How COVID-19 gives cover to press crackdowns the world over

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Copyright 2020 The Associated Press. All rights reserved.

FILE - In this July 1, 2020, file photo, Hong Kong media tycoon Jimmy Lai pauses during an interview in Hong Kong. Governments around the world are taking advantage of the coronavirus pandemic to justify crackdowns on press freedom. Lai was arrested in Hong Kong earlier in August 2020 as police enforced a new national security law. (AP Photo/Vincent Yu, File)

Governments around the world are taking advantage of the coronavirus pandemic to justify — or to divert attention from —crackdowns on press freedom.

Media tycoon Jimmy Lai was arrested in Hong Kong earlier in August as police enforced a new national security law. In June, journalist Maria Ressa was convicted of “ cyber libel " in the Philippines. In Egypt, at least 12 journalists have been arrested this year under laws against “spreading misinformation" related to the coronavirus.

In some cases, regimes have moved to curb alleged misinformation about the coronavirus pandemic that doesn’t align with official proclamations about its spread or severity. In others, the pandemic serves as a distraction by directing national attention away from these incidents.

Egypt, for instance, has been jailing young journalists such as Nora Younis, editor-in-chief of the al-Manassa news agency, who according to the International Press Institute was arrested on June 24. In Russia, the AP found at least nine cases against ordinary Russians accused of spreading “untrue information” on social media and via messenger apps, with at least three of them receiving significant fines.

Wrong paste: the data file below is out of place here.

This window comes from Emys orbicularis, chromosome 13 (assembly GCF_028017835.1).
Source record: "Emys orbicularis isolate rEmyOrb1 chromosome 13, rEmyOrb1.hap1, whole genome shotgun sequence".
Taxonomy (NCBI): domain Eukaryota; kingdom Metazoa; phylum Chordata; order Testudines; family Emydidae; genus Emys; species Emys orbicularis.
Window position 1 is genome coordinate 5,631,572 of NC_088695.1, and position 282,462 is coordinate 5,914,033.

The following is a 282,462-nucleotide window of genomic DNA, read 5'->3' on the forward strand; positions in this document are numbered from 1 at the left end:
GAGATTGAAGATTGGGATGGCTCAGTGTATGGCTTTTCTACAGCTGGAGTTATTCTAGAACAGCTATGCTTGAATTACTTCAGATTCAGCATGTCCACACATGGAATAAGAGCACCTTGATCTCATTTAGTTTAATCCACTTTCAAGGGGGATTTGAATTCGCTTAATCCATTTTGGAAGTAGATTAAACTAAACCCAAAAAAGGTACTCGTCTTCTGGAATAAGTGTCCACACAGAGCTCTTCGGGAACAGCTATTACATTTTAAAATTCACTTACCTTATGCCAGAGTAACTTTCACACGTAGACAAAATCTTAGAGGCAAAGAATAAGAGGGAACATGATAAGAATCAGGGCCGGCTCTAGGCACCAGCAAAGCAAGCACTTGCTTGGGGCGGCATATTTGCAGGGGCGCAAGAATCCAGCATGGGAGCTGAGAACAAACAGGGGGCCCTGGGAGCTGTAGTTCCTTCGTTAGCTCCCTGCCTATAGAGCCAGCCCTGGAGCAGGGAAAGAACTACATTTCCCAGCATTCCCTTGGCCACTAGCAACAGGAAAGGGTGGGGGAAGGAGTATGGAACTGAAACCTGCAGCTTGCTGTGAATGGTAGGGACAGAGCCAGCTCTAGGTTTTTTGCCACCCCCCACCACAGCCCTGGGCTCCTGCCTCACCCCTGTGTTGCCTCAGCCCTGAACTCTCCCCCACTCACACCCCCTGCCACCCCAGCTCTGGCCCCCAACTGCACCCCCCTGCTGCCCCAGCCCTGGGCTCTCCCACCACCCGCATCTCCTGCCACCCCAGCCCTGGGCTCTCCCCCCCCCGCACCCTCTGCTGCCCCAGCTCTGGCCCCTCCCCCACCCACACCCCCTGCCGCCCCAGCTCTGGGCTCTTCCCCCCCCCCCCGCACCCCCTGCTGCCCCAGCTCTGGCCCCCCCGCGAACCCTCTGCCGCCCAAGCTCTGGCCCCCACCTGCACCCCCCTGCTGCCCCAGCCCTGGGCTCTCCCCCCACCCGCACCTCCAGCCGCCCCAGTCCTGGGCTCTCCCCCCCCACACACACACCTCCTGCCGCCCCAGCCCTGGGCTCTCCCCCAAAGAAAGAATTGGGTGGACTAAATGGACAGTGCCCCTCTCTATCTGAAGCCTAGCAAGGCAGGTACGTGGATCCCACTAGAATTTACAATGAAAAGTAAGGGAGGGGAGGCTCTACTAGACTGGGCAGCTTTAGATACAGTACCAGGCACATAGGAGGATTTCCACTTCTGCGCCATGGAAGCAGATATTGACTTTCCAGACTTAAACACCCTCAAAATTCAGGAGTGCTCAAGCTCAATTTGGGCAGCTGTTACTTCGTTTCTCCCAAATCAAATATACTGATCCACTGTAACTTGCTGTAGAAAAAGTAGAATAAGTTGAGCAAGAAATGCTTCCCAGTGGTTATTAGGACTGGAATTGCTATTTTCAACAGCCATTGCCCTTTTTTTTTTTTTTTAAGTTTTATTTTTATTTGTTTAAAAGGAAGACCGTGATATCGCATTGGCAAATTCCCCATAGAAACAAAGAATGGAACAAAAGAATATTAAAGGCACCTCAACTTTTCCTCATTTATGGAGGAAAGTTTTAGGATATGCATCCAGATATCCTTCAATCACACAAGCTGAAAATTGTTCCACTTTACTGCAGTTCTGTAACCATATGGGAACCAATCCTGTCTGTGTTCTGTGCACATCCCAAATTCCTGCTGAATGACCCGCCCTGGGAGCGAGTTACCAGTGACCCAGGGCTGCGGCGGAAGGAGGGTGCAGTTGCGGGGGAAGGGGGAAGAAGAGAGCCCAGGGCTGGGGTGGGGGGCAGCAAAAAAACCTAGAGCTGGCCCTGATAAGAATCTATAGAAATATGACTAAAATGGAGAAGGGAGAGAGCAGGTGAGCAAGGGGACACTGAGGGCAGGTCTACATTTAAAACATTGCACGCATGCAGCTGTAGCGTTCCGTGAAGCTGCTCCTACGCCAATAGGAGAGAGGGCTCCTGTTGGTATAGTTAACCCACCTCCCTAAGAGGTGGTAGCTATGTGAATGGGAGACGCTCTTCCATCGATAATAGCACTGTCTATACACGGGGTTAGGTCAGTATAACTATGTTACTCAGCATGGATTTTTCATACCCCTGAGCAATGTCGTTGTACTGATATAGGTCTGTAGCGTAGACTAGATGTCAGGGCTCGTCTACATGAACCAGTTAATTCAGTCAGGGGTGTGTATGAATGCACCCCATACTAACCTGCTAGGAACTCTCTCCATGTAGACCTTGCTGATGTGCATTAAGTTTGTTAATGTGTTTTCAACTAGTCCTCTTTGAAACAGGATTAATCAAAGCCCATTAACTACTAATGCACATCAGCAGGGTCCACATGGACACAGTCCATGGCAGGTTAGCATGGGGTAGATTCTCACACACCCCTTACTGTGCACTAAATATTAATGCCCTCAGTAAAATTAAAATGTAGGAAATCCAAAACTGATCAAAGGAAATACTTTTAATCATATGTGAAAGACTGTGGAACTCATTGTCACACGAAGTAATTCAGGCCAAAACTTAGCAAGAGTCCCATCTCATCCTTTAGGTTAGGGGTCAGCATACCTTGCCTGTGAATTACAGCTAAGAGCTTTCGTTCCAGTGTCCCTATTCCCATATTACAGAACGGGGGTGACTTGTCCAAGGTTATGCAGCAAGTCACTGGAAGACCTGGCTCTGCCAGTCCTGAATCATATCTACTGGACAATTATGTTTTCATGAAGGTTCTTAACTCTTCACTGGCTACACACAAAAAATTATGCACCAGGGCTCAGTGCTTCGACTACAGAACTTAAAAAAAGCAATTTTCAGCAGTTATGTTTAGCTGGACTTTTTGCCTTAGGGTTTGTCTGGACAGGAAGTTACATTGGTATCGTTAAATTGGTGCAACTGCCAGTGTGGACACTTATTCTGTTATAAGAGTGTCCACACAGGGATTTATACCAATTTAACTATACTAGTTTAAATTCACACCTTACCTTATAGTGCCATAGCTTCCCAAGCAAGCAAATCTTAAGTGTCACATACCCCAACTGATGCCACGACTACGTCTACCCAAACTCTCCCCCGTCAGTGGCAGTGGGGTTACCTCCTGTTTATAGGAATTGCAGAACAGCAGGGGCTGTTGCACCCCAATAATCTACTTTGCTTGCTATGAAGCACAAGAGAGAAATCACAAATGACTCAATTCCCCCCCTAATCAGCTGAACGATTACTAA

The IPI has been tracking media freedom violations since the pandemic began. Such repression includes arrests and charges, restrictions to access to information, censorship, excessive fake news regulation, and physical attack.

Incomplete figures make it difficult to say whether such crackdowns are on the rise. At least 17 countries, including Hungary, Russia, the Philippines and Vietnam, have enacted new laws ostensibly intended to fight misinformation about the coronavirus, according to an IPI tally. In reality, those measures have actually served as pretexts to fine or jail journalists who are critical of the government, the organization said.

In Hungary, for example, Prime Minister Viktor Orban passed a coronavirus law that could mean up to five years in prison for false information. Russia can fine people up to $25,000 or imprison them for five years if they're deemed to have spread false information about the virus. Media outlets can be fined up to $127,000, according to the IPI.

The Committee to Protect Journalists has tracked 163 violations of press freedom related to the coronavirus this year as of July 29. The group says its data is not comprehensive. The IPI has tracked 421 violations related to the virus, including arrests, censorship, excessive “fake news" regulation and physical or verbal attacks.